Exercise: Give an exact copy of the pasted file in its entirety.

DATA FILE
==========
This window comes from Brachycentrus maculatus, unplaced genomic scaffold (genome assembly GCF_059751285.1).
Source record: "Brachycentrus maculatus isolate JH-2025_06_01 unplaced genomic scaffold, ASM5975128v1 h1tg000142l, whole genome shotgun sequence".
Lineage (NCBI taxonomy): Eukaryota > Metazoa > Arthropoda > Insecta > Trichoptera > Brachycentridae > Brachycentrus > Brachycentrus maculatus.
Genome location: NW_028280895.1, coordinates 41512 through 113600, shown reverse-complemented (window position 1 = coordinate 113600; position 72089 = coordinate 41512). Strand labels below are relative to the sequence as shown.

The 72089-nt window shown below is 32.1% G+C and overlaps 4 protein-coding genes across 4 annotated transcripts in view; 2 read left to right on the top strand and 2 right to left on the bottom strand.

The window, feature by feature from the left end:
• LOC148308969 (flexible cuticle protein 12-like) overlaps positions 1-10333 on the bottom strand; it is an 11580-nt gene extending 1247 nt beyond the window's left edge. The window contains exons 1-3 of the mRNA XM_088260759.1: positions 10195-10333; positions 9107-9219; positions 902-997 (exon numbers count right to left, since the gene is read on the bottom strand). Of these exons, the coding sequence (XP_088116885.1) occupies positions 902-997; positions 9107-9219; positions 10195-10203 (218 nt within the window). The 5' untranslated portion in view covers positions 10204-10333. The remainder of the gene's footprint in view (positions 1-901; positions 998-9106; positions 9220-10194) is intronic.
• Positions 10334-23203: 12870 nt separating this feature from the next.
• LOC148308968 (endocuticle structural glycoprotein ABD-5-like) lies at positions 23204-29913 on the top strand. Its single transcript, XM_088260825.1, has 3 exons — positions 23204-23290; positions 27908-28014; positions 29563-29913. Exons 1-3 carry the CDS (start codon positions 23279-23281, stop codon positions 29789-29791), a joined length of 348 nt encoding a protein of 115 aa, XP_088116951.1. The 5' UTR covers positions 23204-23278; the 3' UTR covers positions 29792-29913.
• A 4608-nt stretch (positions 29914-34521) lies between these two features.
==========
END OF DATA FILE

This window comes from Brachycentrus maculatus, unplaced genomic scaffold (genome assembly GCF_059751285.1).
Source record: "Brachycentrus maculatus isolate JH-2025_06_01 unplaced genomic scaffold, ASM5975128v1 h1tg000142l, whole genome shotgun sequence".
Lineage (NCBI taxonomy): Eukaryota > Metazoa > Arthropoda > Insecta > Trichoptera > Brachycentridae > Brachycentrus > Brachycentrus maculatus.
Genome location: NW_028280895.1, coordinates 41512 through 113600, shown reverse-complemented (window position 1 = coordinate 113600; position 72089 = coordinate 41512). Strand labels below are relative to the sequence as shown.

The 72089-nt window shown below is 32.1% G+C and overlaps 4 protein-coding genes across 4 annotated transcripts in view; 2 read left to right on the top strand and 2 right to left on the bottom strand.

The window, feature by feature from the left end:
• LOC148308969 (flexible cuticle protein 12-like) overlaps positions 1-10333 on the bottom strand; it is an 11580-nt gene extending 1247 nt beyond the window's left edge. The window contains exons 1-3 of the mRNA XM_088260759.1: positions 10195-10333; positions 9107-9219; positions 902-997 (exon numbers count right to left, since the gene is read on the bottom strand). Of these exons, the coding sequence (XP_088116885.1) occupies positions 902-997; positions 9107-9219; positions 10195-10203 (218 nt within the window). The 5' untranslated portion in view covers positions 10204-10333. The remainder of the gene's footprint in view (positions 1-901; positions 998-9106; positions 9220-10194) is intronic.
• Positions 10334-23203: 12870 nt separating this feature from the next.
• LOC148308968 (endocuticle structural glycoprotein ABD-5-like) lies at positions 23204-29913 on the top strand. Its single transcript, XM_088260825.1, has 3 exons — positions 23204-23290; positions 27908-28014; positions 29563-29913. Exons 1-3 carry the CDS (start codon positions 23279-23281, stop codon positions 29789-29791), a joined length of 348 nt encoding a protein of 115 aa, XP_088116951.1. The 5' UTR covers positions 23204-23278; the 3' UTR covers positions 29792-29913.
• A 4608-nt stretch (positions 29914-34521) lies between these two features.